Frequently quoted by leaders everywhere today for inspiration, Dr. King’s advice on leadership is as relevant and as urgent now as it was when he first gave it decades ago.
Since the national holiday was officially commemorated in 1986, every third Monday in January is dedicated to honoring the civil rights legacy of Rev. Dr. Martin Luther King, Jr. The revolutionary activist and minister dedicated his life to the service of furthering racial equality and justice, organizing bus boycotts in Alabama early in his career. Given the Nobel Peace Prize in 1964, Dr. King grew to be one of the most visible spokespersons of the civil rights movement until he was assassinated at age 39 years old in 1968.
Here’s a list of Dr. King’s best quotes on how we can be better leaders in our personal and professional lives.
On standing up for your beliefs
“The ultimate measure of a man is not where he stands in moments of comfort and convenience, but where he stands at times of challenge and controversy. The true neighbor will risk his position, his prestige, and even his life for the welfare of others,” Dr. King said in his 1963 book “Strength to Love,” a published collection of sermons that he started drafting from his jail cell after being arrested for holding a prayer vigil outside Albany City Hall in Georgia.
“True compassion is more than flinging a coin to a beggar. It comes to see that an edifice which produces beggars needs restructuring,” Dr. King told a New York City church audience in his 1967 “Beyond Vietnam” address, which he gave a year to the day before he was assassinated.
“We must rapidly begin the shift from a thing-oriented society to a person-oriented society. When machines and computers, profit motives and property rights are considered more important than people, the giant triplets of racism, militarism and economic exploitation are incapable of being conquered,” Dr. King said in his 1967 speech on why he was opposed to the Vietnam War.
“We all have the drum major instinct. We all want to be important, to surpass others, to achieve distinction, to lead the parade,” Dr. King said in his address to the Southern Christian Leadership Conference on August 16, 1967. “And the great issue of life is to harness the drum major instinct. It is a good instinct if you don’t distort it and pervert it. Don’t give it up. Keep feeling the need for being important. Keep feeling the need for being first. But I want you to be the first in love. I want you to be the first in moral excellence. I want you to be the first in generosity.”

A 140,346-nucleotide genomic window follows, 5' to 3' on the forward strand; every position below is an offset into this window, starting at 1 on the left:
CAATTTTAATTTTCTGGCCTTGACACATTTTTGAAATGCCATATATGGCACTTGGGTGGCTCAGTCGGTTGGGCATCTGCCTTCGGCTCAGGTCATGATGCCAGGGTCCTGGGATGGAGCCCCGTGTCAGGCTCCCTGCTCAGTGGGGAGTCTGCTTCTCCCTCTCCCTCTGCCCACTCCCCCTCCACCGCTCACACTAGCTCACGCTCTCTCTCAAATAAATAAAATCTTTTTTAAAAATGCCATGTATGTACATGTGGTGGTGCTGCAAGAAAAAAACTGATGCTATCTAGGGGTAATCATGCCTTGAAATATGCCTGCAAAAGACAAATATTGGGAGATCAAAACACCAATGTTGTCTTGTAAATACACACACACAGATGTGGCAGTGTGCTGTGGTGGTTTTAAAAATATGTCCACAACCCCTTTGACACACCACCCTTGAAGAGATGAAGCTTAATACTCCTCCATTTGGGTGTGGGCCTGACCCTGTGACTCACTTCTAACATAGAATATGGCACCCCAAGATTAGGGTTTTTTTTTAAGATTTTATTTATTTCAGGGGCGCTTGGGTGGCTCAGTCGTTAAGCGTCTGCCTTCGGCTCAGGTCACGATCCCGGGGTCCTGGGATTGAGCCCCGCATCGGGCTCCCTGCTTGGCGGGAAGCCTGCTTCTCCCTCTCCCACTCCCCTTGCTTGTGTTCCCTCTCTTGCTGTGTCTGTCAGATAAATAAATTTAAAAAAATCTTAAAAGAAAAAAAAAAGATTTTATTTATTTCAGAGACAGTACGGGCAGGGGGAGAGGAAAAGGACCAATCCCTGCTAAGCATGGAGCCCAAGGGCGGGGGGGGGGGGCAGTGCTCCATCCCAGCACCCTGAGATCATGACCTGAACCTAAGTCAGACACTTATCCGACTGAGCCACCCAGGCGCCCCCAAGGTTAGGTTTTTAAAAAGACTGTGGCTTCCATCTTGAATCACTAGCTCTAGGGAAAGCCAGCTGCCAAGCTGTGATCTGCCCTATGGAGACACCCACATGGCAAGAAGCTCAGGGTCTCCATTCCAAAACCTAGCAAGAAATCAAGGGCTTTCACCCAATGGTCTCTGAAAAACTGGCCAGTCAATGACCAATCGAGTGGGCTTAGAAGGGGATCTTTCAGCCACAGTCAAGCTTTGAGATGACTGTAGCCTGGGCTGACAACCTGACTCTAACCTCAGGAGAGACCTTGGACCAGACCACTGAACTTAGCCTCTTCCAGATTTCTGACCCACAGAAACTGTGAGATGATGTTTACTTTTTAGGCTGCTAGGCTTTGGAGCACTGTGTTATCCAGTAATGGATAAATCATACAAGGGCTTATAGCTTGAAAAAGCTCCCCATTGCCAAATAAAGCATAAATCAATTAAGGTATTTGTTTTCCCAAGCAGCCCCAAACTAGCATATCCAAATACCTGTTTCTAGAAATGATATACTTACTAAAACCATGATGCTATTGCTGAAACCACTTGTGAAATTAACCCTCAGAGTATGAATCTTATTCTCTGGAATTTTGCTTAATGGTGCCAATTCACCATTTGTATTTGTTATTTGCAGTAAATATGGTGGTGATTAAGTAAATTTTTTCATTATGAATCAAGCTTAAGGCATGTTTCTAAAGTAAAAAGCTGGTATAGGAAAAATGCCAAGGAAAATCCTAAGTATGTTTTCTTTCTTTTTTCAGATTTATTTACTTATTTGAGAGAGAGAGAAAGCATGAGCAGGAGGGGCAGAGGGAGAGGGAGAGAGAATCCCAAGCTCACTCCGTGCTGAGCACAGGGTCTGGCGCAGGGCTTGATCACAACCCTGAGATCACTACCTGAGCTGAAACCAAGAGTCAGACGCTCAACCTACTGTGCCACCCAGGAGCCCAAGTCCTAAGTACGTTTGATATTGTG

“Education must also train one for quick, resolute and effective thinking. To think incisively and to think for one’s self is very difficult. We are prone to let our mental life become invaded by legions of half truths, prejudices, and propaganda,” a young King wrote in 1947 in his campus newspaper the Maroon Tiger. “We must remember that intelligence is not enough. Intelligence plus character — that is the goal of true education.”
“I am convinced that love is the most durable power in the world. It is not an expression of impractical idealism; but of practical realism. Far from being the pious injunction of a Utopian dreamer, love is an absolute necessity for the survival of our civilization. To return hate for hate does nothing but intensify the existence of evil in the universe,” Dr. King answered when asked his advice on living in a 1957 column.
“Injustice anywhere is a threat to justice everywhere. We are caught in an inescapable network of mutuality, tied in a single garment of destiny. Whatever affects one directly, affects all indirectly,” Dr. King wrote in his 1963 “Letter from Birmingham Jail.”
“I believe that unarmed truth and unconditional love will have the final word in reality. That is why right, temporarily defeated, is stronger than evil triumphant,” Dr. King said in his 1964 Nobel Peace Prize acceptance speech.
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